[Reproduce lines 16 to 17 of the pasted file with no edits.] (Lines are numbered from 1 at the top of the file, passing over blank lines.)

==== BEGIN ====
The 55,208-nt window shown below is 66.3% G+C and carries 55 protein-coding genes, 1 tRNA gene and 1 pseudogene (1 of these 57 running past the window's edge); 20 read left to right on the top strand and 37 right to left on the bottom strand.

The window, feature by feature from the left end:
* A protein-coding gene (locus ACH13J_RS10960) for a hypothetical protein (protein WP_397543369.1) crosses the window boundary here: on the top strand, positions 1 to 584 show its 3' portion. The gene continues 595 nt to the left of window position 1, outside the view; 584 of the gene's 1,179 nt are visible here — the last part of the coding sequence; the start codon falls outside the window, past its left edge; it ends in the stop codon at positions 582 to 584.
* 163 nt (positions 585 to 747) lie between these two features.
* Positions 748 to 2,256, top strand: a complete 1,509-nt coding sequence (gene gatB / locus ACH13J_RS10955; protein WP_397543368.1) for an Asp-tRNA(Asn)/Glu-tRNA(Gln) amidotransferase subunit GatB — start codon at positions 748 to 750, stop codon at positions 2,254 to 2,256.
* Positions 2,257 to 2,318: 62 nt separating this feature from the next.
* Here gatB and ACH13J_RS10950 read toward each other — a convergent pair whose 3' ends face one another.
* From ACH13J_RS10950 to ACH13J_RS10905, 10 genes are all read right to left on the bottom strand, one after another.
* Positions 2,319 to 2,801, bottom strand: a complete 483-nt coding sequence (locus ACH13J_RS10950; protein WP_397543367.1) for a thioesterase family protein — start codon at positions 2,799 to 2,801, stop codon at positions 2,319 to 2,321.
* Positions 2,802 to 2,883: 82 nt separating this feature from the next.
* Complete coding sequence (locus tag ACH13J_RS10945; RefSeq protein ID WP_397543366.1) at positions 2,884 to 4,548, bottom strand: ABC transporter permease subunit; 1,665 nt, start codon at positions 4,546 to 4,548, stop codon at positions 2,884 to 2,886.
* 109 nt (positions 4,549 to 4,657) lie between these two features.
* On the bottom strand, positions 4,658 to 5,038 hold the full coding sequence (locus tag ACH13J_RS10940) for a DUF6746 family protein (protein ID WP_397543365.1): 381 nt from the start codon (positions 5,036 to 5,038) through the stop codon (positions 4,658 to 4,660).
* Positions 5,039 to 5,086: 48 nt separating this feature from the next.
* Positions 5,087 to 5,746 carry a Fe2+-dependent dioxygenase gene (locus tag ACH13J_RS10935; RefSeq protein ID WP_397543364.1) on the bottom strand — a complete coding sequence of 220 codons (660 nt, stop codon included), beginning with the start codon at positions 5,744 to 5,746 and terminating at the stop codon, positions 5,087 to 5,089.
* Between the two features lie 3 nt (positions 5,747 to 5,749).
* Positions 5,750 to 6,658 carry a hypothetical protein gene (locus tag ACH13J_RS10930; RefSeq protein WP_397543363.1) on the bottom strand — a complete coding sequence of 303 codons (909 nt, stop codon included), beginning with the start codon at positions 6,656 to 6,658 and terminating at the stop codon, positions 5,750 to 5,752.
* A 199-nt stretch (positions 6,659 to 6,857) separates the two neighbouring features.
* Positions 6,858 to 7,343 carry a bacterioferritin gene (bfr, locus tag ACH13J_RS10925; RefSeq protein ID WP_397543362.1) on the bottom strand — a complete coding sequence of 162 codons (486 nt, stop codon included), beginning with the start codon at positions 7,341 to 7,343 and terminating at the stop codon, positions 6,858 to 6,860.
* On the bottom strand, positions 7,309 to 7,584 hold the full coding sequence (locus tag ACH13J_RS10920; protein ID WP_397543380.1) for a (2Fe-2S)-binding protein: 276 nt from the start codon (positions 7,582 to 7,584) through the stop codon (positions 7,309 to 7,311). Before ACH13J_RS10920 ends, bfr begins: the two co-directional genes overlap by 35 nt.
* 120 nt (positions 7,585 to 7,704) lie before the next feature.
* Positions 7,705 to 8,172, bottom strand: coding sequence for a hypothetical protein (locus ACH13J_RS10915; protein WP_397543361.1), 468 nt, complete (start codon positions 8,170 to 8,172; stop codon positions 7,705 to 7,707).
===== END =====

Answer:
* Between the two features lie 3 nt (positions 5,747 to 5,749).
* Positions 5,750 to 6,658 carry a hypothetical protein gene (locus tag ACH13J_RS10930; RefSeq protein WP_397543363.1) on the bottom strand — a complete coding sequence of 303 codons (909 nt, stop codon included), beginning with the start codon at positions 6,656 to 6,658 and terminating at the stop codon, positions 5,750 to 5,752.